This is where our theology is very important, and if it operates properly, it will certainly take the swagger out of our step. We must hold these bold truths with humility, because ultimately, we have to deal with the harsh reality that God is allowing–more than that, ordaining–these nauseating realities that he hates. But lest we allow for our indignation towards these realities pull us away too soon from the (seemingly) unbearable possibility that God has good purposes for them, let us consider our options. It makes our stomach churn to think that God might have good eschatological purposes for keeping the heart of a rapist beating while he rapes his victim, but what’s the alternative? A God who can’t say “stop beating” to the rapist’s heart? Or worst yet, a God who can stop his heart, but chooses not to because he values the free will of the rapist over the safety of his victim? No. I, for one, am glad that God has promises to work all things out for the good of those who love him (Romans 8:28).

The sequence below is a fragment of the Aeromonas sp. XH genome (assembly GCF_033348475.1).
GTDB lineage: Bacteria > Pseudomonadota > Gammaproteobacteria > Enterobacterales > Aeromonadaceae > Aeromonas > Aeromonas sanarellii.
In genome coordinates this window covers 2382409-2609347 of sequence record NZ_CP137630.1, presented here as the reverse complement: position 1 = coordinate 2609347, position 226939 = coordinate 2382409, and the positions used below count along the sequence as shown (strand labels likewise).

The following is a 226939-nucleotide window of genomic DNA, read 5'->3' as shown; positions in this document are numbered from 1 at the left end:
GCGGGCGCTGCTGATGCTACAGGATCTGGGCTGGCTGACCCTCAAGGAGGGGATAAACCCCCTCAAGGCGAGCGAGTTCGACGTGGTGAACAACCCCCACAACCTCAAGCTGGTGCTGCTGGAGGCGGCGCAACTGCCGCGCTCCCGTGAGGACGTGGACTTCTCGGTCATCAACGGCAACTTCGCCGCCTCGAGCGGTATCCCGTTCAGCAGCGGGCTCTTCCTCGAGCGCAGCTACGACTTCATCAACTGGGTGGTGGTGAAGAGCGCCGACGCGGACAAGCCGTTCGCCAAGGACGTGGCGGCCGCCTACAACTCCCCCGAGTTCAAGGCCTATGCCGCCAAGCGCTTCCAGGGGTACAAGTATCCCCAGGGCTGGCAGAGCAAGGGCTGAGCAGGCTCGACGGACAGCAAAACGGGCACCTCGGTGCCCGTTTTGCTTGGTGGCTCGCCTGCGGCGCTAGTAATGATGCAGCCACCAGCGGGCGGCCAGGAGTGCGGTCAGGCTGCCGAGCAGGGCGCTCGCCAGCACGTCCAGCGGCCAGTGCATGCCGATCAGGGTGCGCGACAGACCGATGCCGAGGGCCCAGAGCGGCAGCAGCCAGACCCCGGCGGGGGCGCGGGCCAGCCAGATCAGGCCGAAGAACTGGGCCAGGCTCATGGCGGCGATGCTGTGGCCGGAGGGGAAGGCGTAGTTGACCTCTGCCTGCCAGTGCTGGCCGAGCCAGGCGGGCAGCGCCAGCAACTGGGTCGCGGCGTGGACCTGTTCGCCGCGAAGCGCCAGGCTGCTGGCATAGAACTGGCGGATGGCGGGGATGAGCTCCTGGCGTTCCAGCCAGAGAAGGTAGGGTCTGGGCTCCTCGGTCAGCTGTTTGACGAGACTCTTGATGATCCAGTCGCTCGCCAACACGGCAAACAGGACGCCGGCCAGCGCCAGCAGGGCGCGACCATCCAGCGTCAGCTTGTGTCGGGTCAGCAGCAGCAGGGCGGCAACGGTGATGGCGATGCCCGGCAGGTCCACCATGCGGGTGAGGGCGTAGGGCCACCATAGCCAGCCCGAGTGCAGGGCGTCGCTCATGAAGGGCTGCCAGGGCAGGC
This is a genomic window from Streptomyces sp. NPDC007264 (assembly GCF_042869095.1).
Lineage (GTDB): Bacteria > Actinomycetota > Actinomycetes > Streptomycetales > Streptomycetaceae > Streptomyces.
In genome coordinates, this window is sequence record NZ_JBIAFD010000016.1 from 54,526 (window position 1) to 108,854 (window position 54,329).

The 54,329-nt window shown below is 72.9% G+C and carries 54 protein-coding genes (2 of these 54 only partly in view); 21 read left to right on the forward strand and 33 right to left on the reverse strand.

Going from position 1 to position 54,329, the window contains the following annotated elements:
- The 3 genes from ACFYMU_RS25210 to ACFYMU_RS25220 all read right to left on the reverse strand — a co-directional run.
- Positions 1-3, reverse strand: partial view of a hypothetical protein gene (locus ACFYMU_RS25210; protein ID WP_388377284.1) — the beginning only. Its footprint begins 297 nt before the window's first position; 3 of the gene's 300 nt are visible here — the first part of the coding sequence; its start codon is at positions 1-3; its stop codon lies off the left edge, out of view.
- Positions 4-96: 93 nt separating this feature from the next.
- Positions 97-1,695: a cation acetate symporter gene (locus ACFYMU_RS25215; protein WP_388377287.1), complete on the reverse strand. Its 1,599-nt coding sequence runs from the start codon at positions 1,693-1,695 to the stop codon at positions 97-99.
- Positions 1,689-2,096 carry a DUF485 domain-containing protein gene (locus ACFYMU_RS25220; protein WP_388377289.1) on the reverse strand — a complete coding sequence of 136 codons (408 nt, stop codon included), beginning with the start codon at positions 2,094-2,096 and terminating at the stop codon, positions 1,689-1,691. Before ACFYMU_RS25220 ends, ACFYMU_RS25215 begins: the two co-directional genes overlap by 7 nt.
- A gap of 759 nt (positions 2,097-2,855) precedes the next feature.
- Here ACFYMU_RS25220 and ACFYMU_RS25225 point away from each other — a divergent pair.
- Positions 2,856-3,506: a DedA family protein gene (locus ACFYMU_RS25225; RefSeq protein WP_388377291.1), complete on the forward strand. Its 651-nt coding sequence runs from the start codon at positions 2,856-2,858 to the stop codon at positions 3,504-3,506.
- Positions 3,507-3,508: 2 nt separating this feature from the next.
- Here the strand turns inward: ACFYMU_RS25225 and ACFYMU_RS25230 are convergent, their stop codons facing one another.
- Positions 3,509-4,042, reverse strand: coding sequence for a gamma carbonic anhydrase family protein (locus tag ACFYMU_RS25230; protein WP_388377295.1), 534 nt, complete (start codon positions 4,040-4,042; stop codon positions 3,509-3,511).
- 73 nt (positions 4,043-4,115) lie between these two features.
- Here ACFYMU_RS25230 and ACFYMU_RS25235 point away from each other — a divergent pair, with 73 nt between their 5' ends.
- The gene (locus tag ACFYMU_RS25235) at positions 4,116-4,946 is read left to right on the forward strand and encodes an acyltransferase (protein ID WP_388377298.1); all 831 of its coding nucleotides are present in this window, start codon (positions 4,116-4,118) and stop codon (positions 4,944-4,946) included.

We can either tell the victim, with tears in our eyes, that her suffering matters to God, but the autonomous volition of her abuser matters more; or we can tell her, with tears in our eyes, that her suffering matters to God, and it is not wasted; it is an affliction that will yield for her an eternal weight of glory beyond all comparison (2 Corinthians 4:17). We need a God big enough to say that about, and we need a theology big enough to describe him. Thankfully, we have Calvinism.